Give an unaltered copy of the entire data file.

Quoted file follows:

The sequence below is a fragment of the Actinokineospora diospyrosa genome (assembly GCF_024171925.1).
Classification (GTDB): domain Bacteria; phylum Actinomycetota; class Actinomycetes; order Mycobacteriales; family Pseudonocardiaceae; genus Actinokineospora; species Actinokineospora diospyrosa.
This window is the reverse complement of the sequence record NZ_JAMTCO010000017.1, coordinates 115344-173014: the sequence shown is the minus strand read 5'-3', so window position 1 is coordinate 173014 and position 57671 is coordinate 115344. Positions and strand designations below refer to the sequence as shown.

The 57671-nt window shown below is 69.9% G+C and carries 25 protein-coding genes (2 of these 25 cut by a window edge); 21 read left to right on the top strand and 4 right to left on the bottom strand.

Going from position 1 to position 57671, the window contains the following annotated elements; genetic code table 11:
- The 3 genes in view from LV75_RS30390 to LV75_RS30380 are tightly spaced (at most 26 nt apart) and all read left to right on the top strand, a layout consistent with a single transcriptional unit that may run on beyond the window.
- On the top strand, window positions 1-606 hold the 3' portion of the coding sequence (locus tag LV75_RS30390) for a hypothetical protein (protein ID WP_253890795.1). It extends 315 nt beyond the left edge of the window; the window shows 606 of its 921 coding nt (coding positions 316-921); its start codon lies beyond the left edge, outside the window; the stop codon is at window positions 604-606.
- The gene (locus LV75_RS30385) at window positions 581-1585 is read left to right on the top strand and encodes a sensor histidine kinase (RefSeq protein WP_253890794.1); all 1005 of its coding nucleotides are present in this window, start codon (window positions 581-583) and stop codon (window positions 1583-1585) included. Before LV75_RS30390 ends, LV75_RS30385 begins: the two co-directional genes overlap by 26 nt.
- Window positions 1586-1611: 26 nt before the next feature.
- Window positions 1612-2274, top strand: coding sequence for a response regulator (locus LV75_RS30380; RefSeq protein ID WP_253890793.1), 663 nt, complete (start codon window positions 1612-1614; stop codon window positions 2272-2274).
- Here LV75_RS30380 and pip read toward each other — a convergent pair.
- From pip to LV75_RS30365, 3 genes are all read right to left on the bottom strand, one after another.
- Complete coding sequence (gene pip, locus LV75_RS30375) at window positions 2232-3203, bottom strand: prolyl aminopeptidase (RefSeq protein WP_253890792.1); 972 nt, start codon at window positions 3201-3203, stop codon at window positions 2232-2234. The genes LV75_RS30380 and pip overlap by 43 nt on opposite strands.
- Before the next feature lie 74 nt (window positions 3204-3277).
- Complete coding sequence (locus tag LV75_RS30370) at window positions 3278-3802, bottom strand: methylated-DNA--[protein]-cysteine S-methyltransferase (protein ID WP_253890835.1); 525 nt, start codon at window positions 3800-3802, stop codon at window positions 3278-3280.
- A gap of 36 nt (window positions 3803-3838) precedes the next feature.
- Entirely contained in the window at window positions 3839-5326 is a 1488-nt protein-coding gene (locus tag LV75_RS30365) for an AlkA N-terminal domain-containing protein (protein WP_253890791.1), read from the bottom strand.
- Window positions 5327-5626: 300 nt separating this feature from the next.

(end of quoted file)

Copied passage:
The sequence below is a fragment of the Actinokineospora diospyrosa genome (assembly GCF_024171925.1).
Classification (GTDB): domain Bacteria; phylum Actinomycetota; class Actinomycetes; order Mycobacteriales; family Pseudonocardiaceae; genus Actinokineospora; species Actinokineospora diospyrosa.
This window is the reverse complement of the sequence record NZ_JAMTCO010000017.1, coordinates 115344-173014: the sequence shown is the minus strand read 5'-3', so window position 1 is coordinate 173014 and position 57671 is coordinate 115344. Positions and strand designations below refer to the sequence as shown.

The 57671-nt window shown below is 69.9% G+C and carries 25 protein-coding genes (2 of these 25 cut by a window edge); 21 read left to right on the top strand and 4 right to left on the bottom strand.

Going from position 1 to position 57671, the window contains the following annotated elements; genetic code table 11:
- The 3 genes in view from LV75_RS30390 to LV75_RS30380 are tightly spaced (at most 26 nt apart) and all read left to right on the top strand, a layout consistent with a single transcriptional unit that may run on beyond the window.
- On the top strand, window positions 1-606 hold the 3' portion of the coding sequence (locus tag LV75_RS30390) for a hypothetical protein (protein ID WP_253890795.1). It extends 315 nt beyond the left edge of the window; the window shows 606 of its 921 coding nt (coding positions 316-921); its start codon lies beyond the left edge, outside the window; the stop codon is at window positions 604-606.
- The gene (locus LV75_RS30385) at window positions 581-1585 is read left to right on the top strand and encodes a sensor histidine kinase (RefSeq protein WP_253890794.1); all 1005 of its coding nucleotides are present in this window, start codon (window positions 581-583) and stop codon (window positions 1583-1585) included. Before LV75_RS30390 ends, LV75_RS30385 begins: the two co-directional genes overlap by 26 nt.
- Window positions 1586-1611: 26 nt before the next feature.
- Window positions 1612-2274, top strand: coding sequence for a response regulator (locus LV75_RS30380; RefSeq protein ID WP_253890793.1), 663 nt, complete (start codon window positions 1612-1614; stop codon window positions 2272-2274).
- Here LV75_RS30380 and pip read toward each other — a convergent pair.
- From pip to LV75_RS30365, 3 genes are all read right to left on the bottom strand, one after another.
- Complete coding sequence (gene pip, locus LV75_RS30375) at window positions 2232-3203, bottom strand: prolyl aminopeptidase (RefSeq protein WP_253890792.1); 972 nt, start codon at window positions 3201-3203, stop codon at window positions 2232-2234. The genes LV75_RS30380 and pip overlap by 43 nt on opposite strands.
- Before the next feature lie 74 nt (window positions 3204-3277).
- Complete coding sequence (locus tag LV75_RS30370) at window positions 3278-3802, bottom strand: methylated-DNA--[protein]-cysteine S-methyltransferase (protein ID WP_253890835.1); 525 nt, start codon at window positions 3800-3802, stop codon at window positions 3278-3280.
- A gap of 36 nt (window positions 3803-3838) precedes the next feature.
- Entirely contained in the window at window positions 3839-5326 is a 1488-nt protein-coding gene (locus tag LV75_RS30365) for an AlkA N-terminal domain-containing protein (protein WP_253890791.1), read from the bottom strand.
- Window positions 5327-5626: 300 nt separating this feature from the next.